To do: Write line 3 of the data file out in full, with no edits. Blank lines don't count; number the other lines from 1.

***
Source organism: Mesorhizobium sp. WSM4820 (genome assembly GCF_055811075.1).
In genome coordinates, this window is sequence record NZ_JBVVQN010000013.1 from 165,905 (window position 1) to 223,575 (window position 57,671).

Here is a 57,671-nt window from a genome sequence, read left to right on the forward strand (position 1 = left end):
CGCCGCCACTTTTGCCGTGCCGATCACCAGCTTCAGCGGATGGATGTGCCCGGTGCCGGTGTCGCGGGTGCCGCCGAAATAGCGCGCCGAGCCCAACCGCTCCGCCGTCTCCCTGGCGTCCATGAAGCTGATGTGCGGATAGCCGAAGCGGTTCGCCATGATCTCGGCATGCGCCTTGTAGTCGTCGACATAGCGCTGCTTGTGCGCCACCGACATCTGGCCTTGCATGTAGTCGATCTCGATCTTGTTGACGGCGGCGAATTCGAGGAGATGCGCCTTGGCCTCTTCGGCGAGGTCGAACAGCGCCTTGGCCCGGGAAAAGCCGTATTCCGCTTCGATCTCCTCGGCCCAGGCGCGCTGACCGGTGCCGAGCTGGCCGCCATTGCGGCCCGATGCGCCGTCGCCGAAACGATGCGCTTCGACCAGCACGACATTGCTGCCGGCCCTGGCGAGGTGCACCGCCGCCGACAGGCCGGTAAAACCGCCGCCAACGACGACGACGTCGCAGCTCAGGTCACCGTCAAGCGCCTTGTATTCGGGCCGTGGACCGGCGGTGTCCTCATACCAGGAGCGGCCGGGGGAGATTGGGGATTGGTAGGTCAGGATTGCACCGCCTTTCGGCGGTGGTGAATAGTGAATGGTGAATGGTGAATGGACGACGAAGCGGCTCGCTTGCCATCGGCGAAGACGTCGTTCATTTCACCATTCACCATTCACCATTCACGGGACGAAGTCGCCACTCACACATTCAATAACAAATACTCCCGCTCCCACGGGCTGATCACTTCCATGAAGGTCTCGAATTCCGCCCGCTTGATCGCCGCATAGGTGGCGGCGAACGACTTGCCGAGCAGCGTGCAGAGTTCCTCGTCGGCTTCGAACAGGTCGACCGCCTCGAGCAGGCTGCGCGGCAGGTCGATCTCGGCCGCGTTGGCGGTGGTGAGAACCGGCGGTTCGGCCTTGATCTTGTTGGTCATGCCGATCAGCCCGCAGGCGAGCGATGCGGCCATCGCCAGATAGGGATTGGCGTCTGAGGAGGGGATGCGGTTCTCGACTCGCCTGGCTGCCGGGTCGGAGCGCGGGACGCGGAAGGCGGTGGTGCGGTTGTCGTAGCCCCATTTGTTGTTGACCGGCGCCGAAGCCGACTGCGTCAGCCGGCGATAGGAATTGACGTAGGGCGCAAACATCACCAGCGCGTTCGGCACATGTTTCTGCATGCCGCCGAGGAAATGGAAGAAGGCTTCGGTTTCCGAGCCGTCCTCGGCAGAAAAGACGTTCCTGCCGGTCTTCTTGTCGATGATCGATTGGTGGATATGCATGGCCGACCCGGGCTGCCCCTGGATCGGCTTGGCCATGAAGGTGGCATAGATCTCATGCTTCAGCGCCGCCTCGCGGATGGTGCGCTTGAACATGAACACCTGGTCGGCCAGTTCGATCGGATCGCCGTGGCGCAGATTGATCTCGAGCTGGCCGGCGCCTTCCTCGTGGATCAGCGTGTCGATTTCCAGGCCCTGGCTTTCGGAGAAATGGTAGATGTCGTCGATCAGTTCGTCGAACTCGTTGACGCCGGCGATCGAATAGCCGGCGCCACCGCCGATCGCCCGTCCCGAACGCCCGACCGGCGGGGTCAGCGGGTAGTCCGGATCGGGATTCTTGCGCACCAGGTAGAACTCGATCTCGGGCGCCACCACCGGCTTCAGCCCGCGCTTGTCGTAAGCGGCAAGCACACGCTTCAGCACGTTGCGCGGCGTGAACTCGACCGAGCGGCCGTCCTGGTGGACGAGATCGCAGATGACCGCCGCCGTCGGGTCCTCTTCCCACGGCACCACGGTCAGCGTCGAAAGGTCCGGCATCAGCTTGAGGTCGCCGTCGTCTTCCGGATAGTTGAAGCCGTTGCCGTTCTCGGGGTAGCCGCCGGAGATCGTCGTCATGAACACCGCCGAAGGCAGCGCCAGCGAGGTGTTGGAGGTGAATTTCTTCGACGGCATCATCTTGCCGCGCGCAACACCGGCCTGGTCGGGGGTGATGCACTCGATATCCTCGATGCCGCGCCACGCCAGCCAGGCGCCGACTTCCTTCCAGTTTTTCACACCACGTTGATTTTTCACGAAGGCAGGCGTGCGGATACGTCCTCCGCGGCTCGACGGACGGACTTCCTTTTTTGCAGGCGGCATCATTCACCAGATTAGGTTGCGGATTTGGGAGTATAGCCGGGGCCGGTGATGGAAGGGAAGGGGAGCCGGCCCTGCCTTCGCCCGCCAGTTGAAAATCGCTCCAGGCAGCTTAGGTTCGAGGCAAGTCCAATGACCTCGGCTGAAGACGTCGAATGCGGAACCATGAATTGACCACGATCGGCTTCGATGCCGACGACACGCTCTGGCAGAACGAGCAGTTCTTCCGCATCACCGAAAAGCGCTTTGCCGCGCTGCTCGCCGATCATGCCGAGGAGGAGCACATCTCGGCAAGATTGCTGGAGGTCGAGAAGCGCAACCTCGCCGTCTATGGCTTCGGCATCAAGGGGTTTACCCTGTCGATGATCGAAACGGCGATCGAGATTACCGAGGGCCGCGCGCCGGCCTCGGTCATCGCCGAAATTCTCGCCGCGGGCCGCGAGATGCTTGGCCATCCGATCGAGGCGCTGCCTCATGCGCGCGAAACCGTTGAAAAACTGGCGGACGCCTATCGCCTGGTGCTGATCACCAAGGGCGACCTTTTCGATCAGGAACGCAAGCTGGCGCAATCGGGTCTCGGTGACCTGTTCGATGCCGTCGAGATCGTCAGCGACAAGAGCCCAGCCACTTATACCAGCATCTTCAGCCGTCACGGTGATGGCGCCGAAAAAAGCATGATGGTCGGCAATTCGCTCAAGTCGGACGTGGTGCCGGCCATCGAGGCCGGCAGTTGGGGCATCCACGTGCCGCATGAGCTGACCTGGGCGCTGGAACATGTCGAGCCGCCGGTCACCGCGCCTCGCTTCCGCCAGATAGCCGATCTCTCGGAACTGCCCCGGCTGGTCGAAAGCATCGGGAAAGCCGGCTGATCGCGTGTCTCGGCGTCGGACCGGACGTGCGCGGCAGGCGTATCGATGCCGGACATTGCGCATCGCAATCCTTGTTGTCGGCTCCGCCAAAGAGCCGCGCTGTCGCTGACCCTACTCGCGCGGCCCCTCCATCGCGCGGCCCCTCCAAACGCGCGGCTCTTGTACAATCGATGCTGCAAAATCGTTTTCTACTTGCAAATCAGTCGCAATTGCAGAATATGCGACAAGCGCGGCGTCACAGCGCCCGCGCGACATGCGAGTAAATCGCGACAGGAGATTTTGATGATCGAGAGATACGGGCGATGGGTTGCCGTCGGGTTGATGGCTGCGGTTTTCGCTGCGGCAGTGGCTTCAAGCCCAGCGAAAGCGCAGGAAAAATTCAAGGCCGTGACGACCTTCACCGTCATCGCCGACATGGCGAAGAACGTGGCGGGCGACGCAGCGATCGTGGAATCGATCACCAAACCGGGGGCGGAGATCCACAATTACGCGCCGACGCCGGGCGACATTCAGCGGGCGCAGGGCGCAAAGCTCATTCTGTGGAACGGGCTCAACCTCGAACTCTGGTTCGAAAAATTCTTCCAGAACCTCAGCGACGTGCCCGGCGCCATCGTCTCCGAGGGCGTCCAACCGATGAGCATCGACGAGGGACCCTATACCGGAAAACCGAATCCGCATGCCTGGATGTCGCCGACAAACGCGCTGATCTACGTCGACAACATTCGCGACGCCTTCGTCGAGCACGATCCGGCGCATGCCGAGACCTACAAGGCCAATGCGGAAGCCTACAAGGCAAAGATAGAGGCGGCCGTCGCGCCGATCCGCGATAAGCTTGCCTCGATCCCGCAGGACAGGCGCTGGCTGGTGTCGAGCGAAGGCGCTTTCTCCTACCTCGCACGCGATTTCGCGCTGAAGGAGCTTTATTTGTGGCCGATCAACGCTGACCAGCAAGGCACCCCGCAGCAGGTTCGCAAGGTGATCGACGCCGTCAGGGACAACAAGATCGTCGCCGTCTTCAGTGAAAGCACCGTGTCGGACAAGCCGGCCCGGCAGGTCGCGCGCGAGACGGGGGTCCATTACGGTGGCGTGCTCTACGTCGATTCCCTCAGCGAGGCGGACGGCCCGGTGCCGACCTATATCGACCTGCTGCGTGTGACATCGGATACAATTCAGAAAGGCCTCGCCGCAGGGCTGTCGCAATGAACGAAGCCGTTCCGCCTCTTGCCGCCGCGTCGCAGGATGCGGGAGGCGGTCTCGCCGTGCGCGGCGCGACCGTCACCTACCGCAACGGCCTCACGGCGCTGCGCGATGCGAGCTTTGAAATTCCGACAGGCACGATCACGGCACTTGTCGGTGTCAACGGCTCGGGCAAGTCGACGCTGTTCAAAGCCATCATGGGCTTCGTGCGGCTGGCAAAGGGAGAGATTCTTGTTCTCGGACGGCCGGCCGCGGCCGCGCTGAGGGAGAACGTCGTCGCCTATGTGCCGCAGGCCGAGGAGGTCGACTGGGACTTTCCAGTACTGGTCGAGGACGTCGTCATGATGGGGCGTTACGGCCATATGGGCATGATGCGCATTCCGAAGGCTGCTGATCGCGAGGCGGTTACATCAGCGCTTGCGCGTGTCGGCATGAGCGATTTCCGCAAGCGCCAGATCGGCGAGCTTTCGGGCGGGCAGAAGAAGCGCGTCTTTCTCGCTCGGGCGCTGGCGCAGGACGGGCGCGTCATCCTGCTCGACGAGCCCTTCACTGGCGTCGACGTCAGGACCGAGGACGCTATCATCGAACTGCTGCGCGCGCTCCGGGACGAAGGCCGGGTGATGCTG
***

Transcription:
Here is a 57,671-nt window from a genome sequence, read left to right on the forward strand (position 1 = left end):